Amanda Feuerstein

Amanda Feuerstein’s ocean education began at age five at Compo Beach on the Long Island Sound where tide pools were her classroom. In later years she received a more formal education at Yale University where she got her Bachelors of Science in Ecology and Evolutionary Biology. She also spent four years studying the invertebrate zoology collections at the Yale Peabody Museum of Natural History and focused on the relationship between sea turtles and the barnacles that call them home. You can now find her working with Nancy Knowlton as a program coordinator in the office of the Sant Chair for Marine Science.

 

Mantis Shrimp Carries Eggs

A mantis shrimp ( Odontodactylus scyllarus ) holds her clutch of eggs in her clubbed claws. Usually these claws are weapons that punch hard-shelled prey at speeds of more than 50 miles an hour. Mantis shrimp have compound...

Emperor Penguin Chick with Mother

An emperor penguin chick ( Aptenodytes forsteri ) huddles under its mother's legs to keep warm in the long Antarctic winter. Learn more about research on emperor penguins and other Antarctic creatures .

Snapping Shrimp Queen with Eggs

This snapping shrimp female ( Synalpheus regalis ) is the queen of her colony which means she is the only female to have babies. She stores her clutch of eggs under her abdomen until they hatch - some of the eggs have...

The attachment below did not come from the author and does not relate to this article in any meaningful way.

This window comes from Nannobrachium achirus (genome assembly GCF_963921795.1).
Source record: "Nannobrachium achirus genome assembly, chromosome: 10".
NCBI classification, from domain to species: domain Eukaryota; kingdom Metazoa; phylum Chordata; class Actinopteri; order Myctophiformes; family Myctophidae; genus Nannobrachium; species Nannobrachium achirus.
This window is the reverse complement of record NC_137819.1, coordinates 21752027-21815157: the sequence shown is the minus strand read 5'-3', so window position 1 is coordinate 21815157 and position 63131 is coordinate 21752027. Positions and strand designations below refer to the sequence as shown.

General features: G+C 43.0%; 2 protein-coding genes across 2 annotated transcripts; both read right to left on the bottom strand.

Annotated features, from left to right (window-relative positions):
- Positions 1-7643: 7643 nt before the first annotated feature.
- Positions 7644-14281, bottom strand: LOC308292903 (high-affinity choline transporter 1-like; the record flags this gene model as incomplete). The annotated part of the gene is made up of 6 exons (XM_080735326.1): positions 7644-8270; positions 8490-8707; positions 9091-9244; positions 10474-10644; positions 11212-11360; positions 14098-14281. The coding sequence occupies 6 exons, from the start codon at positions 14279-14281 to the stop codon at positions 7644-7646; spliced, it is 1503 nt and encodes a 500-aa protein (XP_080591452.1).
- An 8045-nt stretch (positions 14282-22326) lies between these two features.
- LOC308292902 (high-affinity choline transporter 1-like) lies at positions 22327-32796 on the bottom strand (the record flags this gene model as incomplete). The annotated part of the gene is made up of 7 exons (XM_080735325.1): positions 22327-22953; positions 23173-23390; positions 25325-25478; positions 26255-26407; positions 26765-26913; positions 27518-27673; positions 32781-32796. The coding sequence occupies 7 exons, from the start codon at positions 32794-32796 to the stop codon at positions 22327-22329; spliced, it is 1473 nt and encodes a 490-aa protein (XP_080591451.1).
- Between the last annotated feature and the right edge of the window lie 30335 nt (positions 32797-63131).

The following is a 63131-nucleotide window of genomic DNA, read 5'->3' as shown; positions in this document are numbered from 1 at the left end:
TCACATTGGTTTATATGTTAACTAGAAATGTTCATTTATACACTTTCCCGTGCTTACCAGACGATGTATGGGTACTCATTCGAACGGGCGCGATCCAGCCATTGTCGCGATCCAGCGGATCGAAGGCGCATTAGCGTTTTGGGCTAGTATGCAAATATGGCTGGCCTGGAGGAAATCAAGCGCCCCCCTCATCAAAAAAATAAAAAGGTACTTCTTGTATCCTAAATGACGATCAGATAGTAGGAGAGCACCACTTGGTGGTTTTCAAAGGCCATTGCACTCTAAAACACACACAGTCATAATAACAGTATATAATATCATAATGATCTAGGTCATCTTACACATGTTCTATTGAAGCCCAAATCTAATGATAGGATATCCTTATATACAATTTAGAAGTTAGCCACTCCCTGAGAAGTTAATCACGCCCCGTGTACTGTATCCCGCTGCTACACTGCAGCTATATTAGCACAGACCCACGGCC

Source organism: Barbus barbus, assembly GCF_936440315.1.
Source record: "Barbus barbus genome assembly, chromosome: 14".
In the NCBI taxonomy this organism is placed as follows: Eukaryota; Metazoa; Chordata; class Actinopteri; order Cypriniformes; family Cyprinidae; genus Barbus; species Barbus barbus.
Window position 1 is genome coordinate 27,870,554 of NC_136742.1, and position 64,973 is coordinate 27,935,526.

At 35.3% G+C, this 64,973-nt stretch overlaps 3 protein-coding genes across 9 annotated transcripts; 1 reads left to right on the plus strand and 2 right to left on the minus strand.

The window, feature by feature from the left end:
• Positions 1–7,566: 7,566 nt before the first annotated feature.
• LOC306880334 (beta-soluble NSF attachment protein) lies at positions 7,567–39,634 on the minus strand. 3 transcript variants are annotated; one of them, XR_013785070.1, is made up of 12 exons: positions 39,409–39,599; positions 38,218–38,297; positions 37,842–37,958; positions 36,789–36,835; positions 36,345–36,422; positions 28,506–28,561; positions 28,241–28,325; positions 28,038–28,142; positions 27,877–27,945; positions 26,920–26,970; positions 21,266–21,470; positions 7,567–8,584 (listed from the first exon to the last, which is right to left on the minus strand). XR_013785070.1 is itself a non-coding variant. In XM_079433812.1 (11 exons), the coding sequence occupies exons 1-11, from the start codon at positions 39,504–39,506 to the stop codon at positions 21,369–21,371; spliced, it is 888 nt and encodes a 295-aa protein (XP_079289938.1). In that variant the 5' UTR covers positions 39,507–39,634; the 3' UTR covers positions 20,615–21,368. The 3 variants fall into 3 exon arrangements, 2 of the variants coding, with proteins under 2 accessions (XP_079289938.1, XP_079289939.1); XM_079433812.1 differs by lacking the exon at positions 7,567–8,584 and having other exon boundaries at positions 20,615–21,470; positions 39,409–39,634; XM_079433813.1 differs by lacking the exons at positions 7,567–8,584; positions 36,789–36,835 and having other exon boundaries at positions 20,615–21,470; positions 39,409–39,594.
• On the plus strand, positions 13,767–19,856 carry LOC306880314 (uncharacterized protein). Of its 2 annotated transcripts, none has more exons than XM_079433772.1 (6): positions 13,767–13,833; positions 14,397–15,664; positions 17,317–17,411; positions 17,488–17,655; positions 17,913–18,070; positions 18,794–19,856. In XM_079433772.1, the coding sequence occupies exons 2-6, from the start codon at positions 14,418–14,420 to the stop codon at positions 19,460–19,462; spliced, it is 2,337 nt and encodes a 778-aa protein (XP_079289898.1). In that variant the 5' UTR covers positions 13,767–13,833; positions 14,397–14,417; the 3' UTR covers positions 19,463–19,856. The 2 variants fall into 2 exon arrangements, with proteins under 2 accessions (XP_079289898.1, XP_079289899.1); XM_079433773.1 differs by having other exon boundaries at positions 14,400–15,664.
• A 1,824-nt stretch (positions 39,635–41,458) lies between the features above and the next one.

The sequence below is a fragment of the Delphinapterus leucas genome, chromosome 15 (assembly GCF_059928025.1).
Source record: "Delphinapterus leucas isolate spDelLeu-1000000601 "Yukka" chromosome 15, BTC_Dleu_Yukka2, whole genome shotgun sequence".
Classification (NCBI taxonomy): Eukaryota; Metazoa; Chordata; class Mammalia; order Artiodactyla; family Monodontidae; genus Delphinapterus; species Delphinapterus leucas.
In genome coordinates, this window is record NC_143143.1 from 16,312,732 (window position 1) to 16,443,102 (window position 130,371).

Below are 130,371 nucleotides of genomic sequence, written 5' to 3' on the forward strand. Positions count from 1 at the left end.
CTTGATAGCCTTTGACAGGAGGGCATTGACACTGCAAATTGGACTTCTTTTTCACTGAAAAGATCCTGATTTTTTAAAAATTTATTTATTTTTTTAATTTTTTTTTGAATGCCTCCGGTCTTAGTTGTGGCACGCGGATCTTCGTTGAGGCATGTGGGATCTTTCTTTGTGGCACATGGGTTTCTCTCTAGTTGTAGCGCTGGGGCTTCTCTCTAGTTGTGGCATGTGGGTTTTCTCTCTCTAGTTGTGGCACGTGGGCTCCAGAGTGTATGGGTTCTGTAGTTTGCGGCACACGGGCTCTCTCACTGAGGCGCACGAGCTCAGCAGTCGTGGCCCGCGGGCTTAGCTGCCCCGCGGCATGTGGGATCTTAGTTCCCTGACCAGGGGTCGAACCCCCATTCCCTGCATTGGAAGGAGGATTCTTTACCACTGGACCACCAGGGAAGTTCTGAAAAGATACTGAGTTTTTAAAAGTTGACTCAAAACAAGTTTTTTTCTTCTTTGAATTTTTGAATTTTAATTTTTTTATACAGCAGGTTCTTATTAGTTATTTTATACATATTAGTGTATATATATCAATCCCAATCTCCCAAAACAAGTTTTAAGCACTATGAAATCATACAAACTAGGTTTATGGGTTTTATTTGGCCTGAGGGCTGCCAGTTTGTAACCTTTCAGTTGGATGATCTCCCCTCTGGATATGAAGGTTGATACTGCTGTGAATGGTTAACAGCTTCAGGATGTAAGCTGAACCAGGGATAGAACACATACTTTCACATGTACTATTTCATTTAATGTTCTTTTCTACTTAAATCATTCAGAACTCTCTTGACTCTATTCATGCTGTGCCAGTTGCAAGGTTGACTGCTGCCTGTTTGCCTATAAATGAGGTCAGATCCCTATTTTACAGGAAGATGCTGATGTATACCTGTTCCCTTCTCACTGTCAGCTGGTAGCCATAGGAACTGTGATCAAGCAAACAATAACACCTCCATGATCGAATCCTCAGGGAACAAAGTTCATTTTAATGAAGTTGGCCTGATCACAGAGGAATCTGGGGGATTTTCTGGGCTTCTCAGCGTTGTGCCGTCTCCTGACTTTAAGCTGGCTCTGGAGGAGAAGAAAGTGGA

Celebrating marine moms for mother's day.

This Mother's Day we honor moms everywhere. Whether with gills, fins, flippers, claws, tentacles or arms, we appreciate all you do for us. Here is a Happy Mother's Day salute to devoted moms above the waves and below.

Floating Sargassum Seaweed

Sargassum fluitans , a.k.a. “Gulfweed,” forms dense clumps up to the size of a beach ball that slowly rotate as they drift. The fronds are quite dense, but if you look carefully, sometimes you can see hints of the rich...

A World Adrift: Life in the Sargassum Slideshow

Smithsonian Marine Science Network Postdoctoral Fellow, Seabird McKeon, returns from the Smithsonian field site in Belize. Together with Dan Barshis of Stanford University, Seabird reports on the seemingly invisible...

Tiny crab in the sargassum

The sargassum is coated with encrusting organisms, such as bryozoans and hydroids, that use it as a perch to filter feed in the oceanic waters, as well as crustaceans such as thos swimming crab Portunus sayi . Off the coast...

Shrimp hides in the sargassum

One of the most common inhabitants of the sargassum community, the shrimp Latreutes fucorum (Hippolytidae) is perfectly colored to hide on the leaf-like blades. Off the coast of Belize, Smithsonian Marine Science Network...

Brown Grass Shrimp

Another common species of sargassum shrimp, Leander tenuicornis (Palaemonidae) can be spotted by its long transparent claws or "chelae". Very similar shrimp are found in near shore habitats all around the world. Using...

Juvenile plane-head filefish

Relatively slow moving, juvenile plane-head filefish Monacanthus hispidus (Monacanthidae) travel along with the algae. They pick off and eat small animals as they move around in the rotating sargassum ball. Adult filefish...

Seaslug Camouflages in Seaweed

Winner of the ‘best camouflage’ contest, the nudibranch Scyllaea pelagica (Scyllaeidae) is usually betrayed only by its motion. Along it’s back, the sea slug has growths called papillae that help its masterful disguise. The...

Sargassum Frogfish

The sargassum frogfish Histrio histrio (Antennariidae) is a small but voracious predator - it can ingest animals up to it’s own size! The fins of the frogfish are perfect for creeping around in the algae and stalking...

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